102907 Arthur Sze jp.jpg

Arthur Sze, photo Jane Phillips/The New Mexican 

Arthur Sze won the National Book Award for Sight Lines (2019), his 10th book of poetry. That was in November. Four months later, all the award-related travel upon which he was about to embark was abruptly canceled due to the coronavirus pandemic. He didn’t go to China. He didn’t go to Lithuania. He recently did a Zoom interview with one of Portugal’s leading literary critics, “but it would’ve been so wonderful to go to Portugal,” Sze says.

He spent much of the year editing The Glass Constellation: New and Selected Poems, which comes out Tuesday, April 13, from Copper Canyon Press. On Wednesday, April 14, Sze reads from the collection in a streaming presentation for Collected Works Bookstore, followed by a conversation with Luci Tapahonso, the first poet laureate of the Navajo Nation.

Pasatiempo chatted with Sze about his new book and his pandemic year.

Pasatiempo: Was The Glass Constellation in the works before you received the National Book Award?

Arthur Sze: It came together after. I told my editor that I was working on new poems, but it could be five or six years before I had anything for a new book. He said it was time for a major retrospective so people can see how I got to where I am. I couldn’t envision what the new poems would look like in a book, but I thought as a section in new and collected poems, it would be perfect.

Pasa: The first half of the book weaves through time. You start in 1998 and then head back to your earliest books, published in the 1970s. Why?

A.S.: When I laid it out chronologically, I felt like those early poems had glimmerings of what I do later, but I didn’t feel that good about starting a book with them. I wanted to start with a representation of strong poems, so that’s why it starts with poems from The Redshifting Web, from 1998. And then it goes back chronologically. In those early books, I was just writing poems. I didn’t have a vision of why these poems needed to be in the places they were, how they were in conversation with each other. I felt like Dazzled [1982], my third book, had poems in service of a larger vision. All of the subsequent books have a particular structure.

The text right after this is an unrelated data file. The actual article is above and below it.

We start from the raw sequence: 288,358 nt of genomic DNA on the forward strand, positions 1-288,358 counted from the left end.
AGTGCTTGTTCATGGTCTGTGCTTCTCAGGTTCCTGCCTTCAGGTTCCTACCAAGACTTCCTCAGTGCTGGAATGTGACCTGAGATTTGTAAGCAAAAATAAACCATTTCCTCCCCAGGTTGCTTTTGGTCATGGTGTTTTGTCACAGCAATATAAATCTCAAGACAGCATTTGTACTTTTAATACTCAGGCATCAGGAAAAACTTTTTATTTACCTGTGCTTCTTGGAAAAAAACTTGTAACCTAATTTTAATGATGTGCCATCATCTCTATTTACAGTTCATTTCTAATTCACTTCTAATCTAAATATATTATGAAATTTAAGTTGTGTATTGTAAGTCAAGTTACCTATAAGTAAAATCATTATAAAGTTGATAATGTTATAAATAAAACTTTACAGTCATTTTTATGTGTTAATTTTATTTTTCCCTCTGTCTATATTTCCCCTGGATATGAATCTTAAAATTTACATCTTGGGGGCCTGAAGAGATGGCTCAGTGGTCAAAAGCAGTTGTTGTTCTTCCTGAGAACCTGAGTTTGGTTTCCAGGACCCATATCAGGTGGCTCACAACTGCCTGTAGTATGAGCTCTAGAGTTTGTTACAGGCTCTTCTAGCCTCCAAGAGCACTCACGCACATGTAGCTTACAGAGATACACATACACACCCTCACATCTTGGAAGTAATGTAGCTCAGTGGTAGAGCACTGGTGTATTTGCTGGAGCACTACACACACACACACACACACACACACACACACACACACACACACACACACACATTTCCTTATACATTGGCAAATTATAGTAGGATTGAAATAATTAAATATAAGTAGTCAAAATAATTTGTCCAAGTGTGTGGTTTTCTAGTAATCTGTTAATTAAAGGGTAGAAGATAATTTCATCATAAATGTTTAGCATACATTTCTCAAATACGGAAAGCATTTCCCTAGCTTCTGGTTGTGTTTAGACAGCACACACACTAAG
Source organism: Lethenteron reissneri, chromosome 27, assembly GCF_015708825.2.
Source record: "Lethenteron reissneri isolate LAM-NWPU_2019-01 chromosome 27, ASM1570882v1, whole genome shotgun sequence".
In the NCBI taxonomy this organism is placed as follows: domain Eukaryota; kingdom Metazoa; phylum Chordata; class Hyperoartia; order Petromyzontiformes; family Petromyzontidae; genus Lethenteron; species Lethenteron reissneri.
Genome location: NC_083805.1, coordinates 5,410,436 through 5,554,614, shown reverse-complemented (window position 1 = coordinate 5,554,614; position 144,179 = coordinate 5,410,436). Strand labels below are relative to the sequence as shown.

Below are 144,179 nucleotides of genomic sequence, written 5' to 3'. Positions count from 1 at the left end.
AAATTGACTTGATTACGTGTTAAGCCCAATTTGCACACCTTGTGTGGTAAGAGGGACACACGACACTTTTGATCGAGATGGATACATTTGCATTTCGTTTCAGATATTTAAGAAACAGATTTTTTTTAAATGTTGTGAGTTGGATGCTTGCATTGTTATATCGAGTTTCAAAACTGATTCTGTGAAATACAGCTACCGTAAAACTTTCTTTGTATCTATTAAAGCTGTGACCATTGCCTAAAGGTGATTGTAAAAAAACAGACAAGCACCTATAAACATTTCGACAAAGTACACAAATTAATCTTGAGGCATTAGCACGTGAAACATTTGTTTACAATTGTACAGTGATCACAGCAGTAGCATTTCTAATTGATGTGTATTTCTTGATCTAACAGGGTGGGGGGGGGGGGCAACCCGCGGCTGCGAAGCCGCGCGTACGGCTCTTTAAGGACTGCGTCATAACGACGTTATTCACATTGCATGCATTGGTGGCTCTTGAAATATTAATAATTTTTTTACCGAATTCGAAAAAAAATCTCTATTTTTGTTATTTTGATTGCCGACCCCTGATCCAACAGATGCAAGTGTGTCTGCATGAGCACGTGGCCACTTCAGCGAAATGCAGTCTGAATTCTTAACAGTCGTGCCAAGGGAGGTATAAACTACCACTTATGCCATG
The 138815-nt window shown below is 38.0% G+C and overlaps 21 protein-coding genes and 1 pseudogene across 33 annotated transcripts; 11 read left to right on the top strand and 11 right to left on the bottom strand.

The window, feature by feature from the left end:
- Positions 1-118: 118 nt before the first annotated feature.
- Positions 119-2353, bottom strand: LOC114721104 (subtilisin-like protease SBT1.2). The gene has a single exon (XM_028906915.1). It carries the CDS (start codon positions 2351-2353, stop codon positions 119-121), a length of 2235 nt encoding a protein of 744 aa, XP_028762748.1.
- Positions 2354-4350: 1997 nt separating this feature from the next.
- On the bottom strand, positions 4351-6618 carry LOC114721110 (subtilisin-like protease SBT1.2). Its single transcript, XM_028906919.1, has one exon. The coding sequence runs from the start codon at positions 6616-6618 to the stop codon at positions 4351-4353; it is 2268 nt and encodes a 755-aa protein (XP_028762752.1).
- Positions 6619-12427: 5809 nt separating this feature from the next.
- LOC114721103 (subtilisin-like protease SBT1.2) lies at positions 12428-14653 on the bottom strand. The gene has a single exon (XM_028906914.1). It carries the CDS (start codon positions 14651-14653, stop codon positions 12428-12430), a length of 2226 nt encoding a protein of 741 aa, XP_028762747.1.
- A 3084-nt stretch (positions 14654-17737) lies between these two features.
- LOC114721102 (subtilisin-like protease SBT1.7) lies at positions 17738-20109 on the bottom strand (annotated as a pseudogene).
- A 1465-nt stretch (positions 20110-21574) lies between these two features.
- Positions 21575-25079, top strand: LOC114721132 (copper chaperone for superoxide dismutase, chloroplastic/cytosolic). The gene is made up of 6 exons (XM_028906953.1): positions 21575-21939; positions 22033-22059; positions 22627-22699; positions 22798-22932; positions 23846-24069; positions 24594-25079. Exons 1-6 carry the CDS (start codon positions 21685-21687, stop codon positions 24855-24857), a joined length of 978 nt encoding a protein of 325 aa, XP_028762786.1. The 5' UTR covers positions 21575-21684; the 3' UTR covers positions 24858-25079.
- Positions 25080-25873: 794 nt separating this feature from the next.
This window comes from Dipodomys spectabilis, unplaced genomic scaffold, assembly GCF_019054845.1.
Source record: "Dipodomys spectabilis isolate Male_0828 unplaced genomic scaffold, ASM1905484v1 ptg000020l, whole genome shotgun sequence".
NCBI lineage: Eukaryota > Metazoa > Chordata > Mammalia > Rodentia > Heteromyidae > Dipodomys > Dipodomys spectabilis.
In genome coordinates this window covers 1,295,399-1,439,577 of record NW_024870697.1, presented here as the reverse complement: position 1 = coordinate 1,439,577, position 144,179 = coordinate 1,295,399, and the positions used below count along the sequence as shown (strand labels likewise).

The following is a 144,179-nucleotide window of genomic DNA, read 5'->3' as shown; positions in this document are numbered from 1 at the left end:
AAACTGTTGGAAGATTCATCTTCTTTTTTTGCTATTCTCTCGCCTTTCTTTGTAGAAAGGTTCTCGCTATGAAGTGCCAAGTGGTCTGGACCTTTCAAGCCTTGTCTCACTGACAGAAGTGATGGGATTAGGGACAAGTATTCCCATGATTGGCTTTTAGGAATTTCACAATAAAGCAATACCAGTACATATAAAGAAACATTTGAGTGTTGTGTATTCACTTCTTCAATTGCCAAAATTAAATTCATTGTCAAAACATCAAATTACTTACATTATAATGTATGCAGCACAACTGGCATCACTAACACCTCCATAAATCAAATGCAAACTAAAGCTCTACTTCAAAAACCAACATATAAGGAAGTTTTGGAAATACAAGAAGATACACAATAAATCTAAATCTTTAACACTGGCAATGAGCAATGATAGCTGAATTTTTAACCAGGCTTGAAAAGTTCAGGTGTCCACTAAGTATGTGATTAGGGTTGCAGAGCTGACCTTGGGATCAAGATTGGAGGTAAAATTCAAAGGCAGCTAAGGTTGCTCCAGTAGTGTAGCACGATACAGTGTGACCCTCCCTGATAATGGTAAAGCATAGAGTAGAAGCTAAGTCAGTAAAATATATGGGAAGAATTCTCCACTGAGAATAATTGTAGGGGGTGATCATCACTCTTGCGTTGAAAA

Pasa: Do you feel like winning the National Book Award has changed expectations of you as a writer? Or your own expectations for yourself, even if you didn’t mean for it to have that effect on you?

A.S.: I don’t think so but, frankly, it’s changed expectations of editors. Requests have suddenly come in from magazines that weren’t particularly interested in me before. In terms of expectations of myself as a writer, no, because it’s the work that keeps me going. An award is great, because it brought me a lot more readers and more attention for my work, but I don’t think I froze up.

Pasa: Has this year been creatively fertile for you?

A.S.: It has. I like to get up and work early in the morning. In that sense, I’m blessed. As a writer, I can still do my work. I can only begin to imagine the loss of not being able to play in a symphony. If anything, the pandemic has pushed me out more into nature, because we can walk on trails or in the hills.

Pasa: What was it like to curate your life in poetry? Did you make any discoveries?

A.S.: I got to choose what I thought was deserving, what had earned its place in a large body of work. That’s humbling. I think what made me feel really good is when I put the section of new poems together, I didn’t feel like I was repeating myself. In the last section, there’s a poem called “Acequia del Llano,” which is about being connected to the acequia on Upper Canyon Road. That’s in a Japanese form brought into English, prose poems with haiku. I’d never done that before, in 50 years. I was really heartened to look at the section of new poems and feel like I’m still pushing myself.

Pasa: Where does the title, The Glass Constellation, come from?

A.S.: In ancient Hinduism, “Indra’s net” is the idea is that everything that happens in the universe, in the cosmos, is like a little piece of glass in a chandelier. There could be larger pieces and smaller pieces, but as light shines into the chandelier, each hanging piece reflects and absorbs the light of every other piece. “The Glass Constellation” is the last poem in Sight Lines. When I was thinking of a title for the book, I thought that all the poems are like these pieces of glass, reflecting and absorbing the light of every other. — J.L.

To read a January 2020 profile of Sze, visit pasatiempomagazine.com and search for “Arthur Sze.

FOR ONLINE ONLY Click here to read a January 2020 profile of Sze.

(0) comments

Welcome to the discussion.

Thank you for joining the conversation on Santafenewmexican.com. Please familiarize yourself with the community guidelines. Avoid personal attacks: Lively, vigorous conversation is welcomed and encouraged, insults, name-calling and other personal attacks are not. No commercial peddling: Promotions of commercial goods and services are inappropriate to the purposes of this forum and can be removed. Respect copyrights: Post citations to sources appropriate to support your arguments, but refrain from posting entire copyrighted pieces. Be yourself: Accounts suspected of using fake identities can be removed from the forum.